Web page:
A key exchange protocol between two parties that enables the calculation of a key on both sides while preventing an adversary to extract any nontrivial information about the key. The protocol assumes the parties have access to a correlated random source that is derived from the wireless communication link they employ. The adversary can be considered to be passive (eavesdropping) or active (modifying the communication environment).
In a wireless environment, the received signal suffers from external distortions that include mean propagation pathloss, fading, interference from other users’ signals, and thermal noise. Among these causes, fading may change in an unpredictable way as the wireless environment changes due to the frequency, location, direction, and reflecting coefficients of the surrounding objects. The unpredictability of these factors presents a wireless channel as a (nonstationary) stochastic process that may contain a substantial amount of entropy.
The stochastic characteristics of a wireless channel determine the received signal’s delay, its envelope, and its phase. According to the principle of reciprocity, in the absence of interference, both transmitter and receiver experience the same signal envelope. Thus, the signal envelope information can provide the two transceivers with two correlated random sources, unique to the fading properties experienced by the wireless link between them. Note that in practice one cannot ignore interference and thus the correlation between the two sources will not be perfect.
In a variety of environments, the shared signal envelope will contain a number of unpredictable variations due to multi-path fading and thus can provide a sufficient amount of entropy that can potentially be used to extract a shared key. Furthermore, it may be difficult for an eavesdropper, which is a few wavelengths away from the transmitter and receiver to predict the exact envelopes perceived by the two legitimate transceivers since recreating the same fading environment would require an extensive understanding of the location and geometry of the spaces surrounding the legitimate transceivers.
A pair of transceivers can extract a symbol stream from the channel fading information in a variety of ways. One such possibility is based on a threshold that is set by both sides of the wireless link and measuring highs and lows. The statistics of the generated bit stream and consequently the generated key depend on this threshold as well as the transmit power and the attenuation in the link. An automatic gain control (AGC) mechanism can be used so that the statistics of the generated key is independent of the transmit power and the link attenuation.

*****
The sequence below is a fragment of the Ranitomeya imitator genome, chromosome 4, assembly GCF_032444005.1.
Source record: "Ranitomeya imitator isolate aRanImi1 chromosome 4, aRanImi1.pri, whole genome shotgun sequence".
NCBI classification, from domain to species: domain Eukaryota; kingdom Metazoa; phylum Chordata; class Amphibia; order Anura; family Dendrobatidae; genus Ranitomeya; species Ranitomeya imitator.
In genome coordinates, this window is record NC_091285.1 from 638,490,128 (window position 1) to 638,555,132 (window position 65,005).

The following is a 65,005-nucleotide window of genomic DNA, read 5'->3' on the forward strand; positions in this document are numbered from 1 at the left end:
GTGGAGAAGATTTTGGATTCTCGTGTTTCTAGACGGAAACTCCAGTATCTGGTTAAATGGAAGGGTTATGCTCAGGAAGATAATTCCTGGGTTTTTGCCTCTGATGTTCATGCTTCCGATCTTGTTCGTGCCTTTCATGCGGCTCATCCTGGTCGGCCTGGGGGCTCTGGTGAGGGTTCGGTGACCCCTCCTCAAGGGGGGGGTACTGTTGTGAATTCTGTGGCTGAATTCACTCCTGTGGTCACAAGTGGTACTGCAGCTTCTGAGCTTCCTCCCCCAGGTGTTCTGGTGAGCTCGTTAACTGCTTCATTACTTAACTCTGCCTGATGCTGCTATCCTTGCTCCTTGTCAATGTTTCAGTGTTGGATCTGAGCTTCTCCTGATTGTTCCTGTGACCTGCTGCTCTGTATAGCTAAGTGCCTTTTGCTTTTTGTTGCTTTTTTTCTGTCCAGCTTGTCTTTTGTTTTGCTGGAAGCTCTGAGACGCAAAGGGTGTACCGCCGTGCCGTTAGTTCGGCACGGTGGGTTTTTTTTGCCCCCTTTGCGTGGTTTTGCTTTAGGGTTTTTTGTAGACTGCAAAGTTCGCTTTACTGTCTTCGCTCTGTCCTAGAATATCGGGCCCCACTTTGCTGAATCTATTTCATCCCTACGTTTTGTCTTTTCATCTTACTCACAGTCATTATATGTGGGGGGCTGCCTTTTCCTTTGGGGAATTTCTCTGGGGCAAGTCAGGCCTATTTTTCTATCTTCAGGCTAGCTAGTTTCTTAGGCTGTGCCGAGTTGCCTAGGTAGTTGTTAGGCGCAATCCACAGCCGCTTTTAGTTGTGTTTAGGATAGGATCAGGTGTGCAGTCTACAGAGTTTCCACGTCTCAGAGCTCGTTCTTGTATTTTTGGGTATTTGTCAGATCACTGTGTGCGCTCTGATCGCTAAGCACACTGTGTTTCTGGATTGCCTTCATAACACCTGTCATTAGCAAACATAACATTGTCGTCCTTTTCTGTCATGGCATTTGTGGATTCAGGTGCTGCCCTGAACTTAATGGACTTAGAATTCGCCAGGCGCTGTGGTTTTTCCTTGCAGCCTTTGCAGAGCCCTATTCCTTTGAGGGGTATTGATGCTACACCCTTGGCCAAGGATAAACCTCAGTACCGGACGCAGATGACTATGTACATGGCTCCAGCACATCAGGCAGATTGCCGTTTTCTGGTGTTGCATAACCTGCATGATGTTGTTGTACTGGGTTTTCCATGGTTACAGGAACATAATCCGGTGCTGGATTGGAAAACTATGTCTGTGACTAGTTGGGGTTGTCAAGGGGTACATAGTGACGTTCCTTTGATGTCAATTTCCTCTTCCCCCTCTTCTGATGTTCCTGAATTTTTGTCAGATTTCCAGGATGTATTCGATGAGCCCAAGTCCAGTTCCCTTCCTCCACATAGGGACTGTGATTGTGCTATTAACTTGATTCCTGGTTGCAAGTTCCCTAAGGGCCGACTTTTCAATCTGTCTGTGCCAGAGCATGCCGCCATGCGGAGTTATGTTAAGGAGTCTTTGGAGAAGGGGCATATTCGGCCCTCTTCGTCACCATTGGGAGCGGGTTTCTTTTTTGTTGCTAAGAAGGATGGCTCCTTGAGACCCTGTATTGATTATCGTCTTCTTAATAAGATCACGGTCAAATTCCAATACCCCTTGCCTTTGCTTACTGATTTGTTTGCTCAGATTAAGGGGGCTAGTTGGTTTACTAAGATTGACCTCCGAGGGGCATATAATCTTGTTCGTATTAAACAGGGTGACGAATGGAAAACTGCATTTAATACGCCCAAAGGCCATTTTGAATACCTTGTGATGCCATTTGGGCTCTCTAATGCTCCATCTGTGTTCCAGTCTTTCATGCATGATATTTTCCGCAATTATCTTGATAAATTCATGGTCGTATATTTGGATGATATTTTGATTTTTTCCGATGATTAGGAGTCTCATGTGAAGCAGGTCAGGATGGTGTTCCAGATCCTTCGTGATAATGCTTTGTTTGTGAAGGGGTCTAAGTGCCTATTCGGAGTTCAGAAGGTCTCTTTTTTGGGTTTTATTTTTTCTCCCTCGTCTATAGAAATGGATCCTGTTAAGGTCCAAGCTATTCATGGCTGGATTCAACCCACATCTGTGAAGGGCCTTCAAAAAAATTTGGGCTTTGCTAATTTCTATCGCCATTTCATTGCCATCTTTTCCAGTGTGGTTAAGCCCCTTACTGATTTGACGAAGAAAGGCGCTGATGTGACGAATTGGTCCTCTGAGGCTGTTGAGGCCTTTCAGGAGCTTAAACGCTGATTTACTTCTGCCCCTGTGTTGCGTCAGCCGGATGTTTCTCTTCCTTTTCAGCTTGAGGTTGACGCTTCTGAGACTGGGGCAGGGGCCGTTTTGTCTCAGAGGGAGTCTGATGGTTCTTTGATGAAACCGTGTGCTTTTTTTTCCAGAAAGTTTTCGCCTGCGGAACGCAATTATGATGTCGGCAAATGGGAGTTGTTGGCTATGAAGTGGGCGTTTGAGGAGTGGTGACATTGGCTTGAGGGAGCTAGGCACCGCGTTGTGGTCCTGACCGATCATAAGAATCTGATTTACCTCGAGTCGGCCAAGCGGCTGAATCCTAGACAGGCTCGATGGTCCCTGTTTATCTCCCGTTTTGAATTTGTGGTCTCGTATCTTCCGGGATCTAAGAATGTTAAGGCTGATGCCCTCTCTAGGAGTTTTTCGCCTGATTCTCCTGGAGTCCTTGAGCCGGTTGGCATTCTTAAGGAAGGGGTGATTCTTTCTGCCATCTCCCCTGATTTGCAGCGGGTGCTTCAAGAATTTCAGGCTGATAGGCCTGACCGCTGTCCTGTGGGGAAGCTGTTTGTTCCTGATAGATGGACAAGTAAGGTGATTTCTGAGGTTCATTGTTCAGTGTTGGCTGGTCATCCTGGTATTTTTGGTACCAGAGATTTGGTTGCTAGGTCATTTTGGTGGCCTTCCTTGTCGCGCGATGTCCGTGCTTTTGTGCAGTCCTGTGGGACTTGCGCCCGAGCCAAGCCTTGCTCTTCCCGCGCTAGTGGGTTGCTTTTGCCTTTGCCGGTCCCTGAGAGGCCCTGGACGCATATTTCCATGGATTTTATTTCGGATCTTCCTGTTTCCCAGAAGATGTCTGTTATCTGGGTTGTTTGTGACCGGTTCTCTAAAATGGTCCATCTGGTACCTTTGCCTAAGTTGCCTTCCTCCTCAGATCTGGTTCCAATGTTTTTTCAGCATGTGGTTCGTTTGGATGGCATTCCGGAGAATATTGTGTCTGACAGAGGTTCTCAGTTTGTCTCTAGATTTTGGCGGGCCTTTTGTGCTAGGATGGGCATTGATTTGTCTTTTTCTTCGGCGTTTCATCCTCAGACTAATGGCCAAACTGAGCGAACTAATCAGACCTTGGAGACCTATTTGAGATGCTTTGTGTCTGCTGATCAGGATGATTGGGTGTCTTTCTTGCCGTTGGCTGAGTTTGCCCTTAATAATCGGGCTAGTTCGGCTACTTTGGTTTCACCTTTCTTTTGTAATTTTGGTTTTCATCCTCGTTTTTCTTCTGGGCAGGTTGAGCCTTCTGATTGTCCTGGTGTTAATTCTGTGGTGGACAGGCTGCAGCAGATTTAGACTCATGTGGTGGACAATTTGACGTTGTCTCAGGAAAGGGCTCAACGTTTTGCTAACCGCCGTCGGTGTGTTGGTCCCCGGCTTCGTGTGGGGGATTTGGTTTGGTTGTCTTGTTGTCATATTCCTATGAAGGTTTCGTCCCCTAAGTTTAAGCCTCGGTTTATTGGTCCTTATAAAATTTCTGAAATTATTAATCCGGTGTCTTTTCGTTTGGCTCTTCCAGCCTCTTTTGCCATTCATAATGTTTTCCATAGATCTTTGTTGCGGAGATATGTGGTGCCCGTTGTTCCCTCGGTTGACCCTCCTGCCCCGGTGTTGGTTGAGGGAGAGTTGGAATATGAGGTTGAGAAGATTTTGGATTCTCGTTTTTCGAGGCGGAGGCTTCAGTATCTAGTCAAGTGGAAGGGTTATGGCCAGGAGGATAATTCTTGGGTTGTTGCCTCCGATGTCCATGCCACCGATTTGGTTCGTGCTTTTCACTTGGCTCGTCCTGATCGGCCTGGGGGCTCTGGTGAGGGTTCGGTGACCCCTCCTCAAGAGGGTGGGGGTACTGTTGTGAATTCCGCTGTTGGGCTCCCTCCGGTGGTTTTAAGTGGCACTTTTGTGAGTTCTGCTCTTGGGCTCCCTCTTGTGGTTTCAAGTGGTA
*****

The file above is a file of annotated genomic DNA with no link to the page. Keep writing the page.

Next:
To abstract the problem at hand, we consider three parties, namely, Alice, Bob, and Eve, each one holding a random variable X, Y, and Z, respectively. The tuple (X, Y, Z) is sampled simultaneously from the underlying channel distribution while each of X, Y, and Z is a sequence of symbols of the same length. The objective of Alice and Bob is to use the information in X and Y, respectively, and produce an output Ka and Kb, respectively. An algorithmic solution S for the problem at hand would be a set of two algorithms, respectively, for Alice and Bob, that would provide a way to calculate Ka and Kb from X and Y. The solution S is said to be correct with error e if it happens that the event Ka = Kb occurs with probability at least 1 − e. The probability here is taken over the distribution of (X, Y, Z) as well as any probabilistic choices (if any) are made by S. On the other hand, the solution S is said to be secure with distance e if the following condition holds. Consider the conditional space over which it holds that the event Ka = Kb happens; in such case there is a joint key K = Ka = Kb that is calculated by the two players; the statistical distance of the random variable (K, Z) from (U, Z) is at most e where U is a uniformly random bitstring of the same length as K. The intuition behind the definition of security is that an adversary should be incapable of distinguishing the distribution of the key K from a uniformly random string even if it is given Eve’s input Z. We note that the algorithmic solution S can be either interactive or noninteractive. In the interactive case, the definition of security would also take into account that the messages exchanged between Alice and Bob become available to the adversary. Stronger adversarial settings for the problem involve an adversary that is not passively eavesdropping but rather actively changing the channel distribution of the two parties.
The first challenge in designing an algorithmic solution S for key agreement in this setting is to account for the fact that the random variables X and Y can turn out to be different, i.e., we expect the event X = Y to happen with only negligible probability. Therefore, an information reconciliation step is needed. This may be solved by a process that will enable the two parties to drop the disagreement locations and produce identical strings. The second challenge is privacy amplification, i.e., using the joint string as a source of joint randomness that can produce a uniform key. This can be achieved by applying a randomness extractor extract the key K. Note that it may be possible to achieve extraction without agreeing on additional randomness given that the underlying distribution has specific characteristics. Finally, one has to ensure that conditioning on Z still retains the uniform randomness of K, i.e., the statistical distance of K from a uniform random variable U of the same length is bounded by a small fraction.
A number of experiments have demonstrated the feasibility of wireless key generation in the sense of agreement between the two players. See references [1–4].